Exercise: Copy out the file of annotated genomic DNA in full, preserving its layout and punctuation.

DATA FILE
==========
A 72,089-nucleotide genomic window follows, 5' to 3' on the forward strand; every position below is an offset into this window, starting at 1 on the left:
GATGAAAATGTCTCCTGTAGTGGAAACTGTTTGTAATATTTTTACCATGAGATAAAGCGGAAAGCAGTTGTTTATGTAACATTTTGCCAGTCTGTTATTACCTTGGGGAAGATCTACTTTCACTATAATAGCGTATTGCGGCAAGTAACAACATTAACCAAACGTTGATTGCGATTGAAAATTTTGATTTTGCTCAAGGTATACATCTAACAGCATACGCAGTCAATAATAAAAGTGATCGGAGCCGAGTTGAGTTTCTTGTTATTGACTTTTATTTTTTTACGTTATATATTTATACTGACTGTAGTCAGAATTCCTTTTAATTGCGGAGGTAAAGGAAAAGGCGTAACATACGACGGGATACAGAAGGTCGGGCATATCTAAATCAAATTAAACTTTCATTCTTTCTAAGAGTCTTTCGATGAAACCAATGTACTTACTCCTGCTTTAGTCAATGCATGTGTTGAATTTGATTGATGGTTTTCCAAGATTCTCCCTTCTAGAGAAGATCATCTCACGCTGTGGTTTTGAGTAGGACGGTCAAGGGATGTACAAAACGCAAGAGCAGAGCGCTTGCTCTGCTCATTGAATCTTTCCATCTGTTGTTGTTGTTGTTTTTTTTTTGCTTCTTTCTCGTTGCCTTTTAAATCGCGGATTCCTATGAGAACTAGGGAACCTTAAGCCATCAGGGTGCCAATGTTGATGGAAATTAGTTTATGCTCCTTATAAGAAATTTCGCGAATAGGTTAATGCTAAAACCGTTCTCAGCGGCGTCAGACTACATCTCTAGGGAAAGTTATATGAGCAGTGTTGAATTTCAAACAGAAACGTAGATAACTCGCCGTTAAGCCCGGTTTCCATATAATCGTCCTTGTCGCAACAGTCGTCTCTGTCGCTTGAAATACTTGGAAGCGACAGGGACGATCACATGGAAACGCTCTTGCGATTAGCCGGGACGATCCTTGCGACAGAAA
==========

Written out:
A 72,089-nucleotide genomic window follows, 5' to 3' on the forward strand; every position below is an offset into this window, starting at 1 on the left:
GATGAAAATGTCTCCTGTAGTGGAAACTGTTTGTAATATTTTTACCATGAGATAAAGCGGAAAGCAGTTGTTTATGTAACATTTTGCCAGTCTGTTATTACCTTGGGGAAGATCTACTTTCACTATAATAGCGTATTGCGGCAAGTAACAACATTAACCAAACGTTGATTGCGATTGAAAATTTTGATTTTGCTCAAGGTATACATCTAACAGCATACGCAGTCAATAATAAAAGTGATCGGAGCCGAGTTGAGTTTCTTGTTATTGACTTTTATTTTTTTACGTTATATATTTATACTGACTGTAGTCAGAATTCCTTTTAATTGCGGAGGTAAAGGAAAAGGCGTAACATACGACGGGATACAGAAGGTCGGGCATATCTAAATCAAATTAAACTTTCATTCTTTCTAAGAGTCTTTCGATGAAACCAATGTACTTACTCCTGCTTTAGTCAATGCATGTGTTGAATTTGATTGATGGTTTTCCAAGATTCTCCCTTCTAGAGAAGATCATCTCACGCTGTGGTTTTGAGTAGGACGGTCAAGGGATGTACAAAACGCAAGAGCAGAGCGCTTGCTCTGCTCATTGAATCTTTCCATCTGTTGTTGTTGTTGTTTTTTTTTTGCTTCTTTCTCGTTGCCTTTTAAATCGCGGATTCCTATGAGAACTAGGGAACCTTAAGCCATCAGGGTGCCAATGTTGATGGAAATTAGTTTATGCTCCTTATAAGAAATTTCGCGAATAGGTTAATGCTAAAACCGTTCTCAGCGGCGTCAGACTACATCTCTAGGGAAAGTTATATGAGCAGTGTTGAATTTCAAACAGAAACGTAGATAACTCGCCGTTAAGCCCGGTTTCCATATAATCGTCCTTGTCGCAACAGTCGTCTCTGTCGCTTGAAATACTTGGAAGCGACAGGGACGATCACATGGAAACGCTCTTGCGATTAGCCGGGACGATCCTTGCGACAGAAA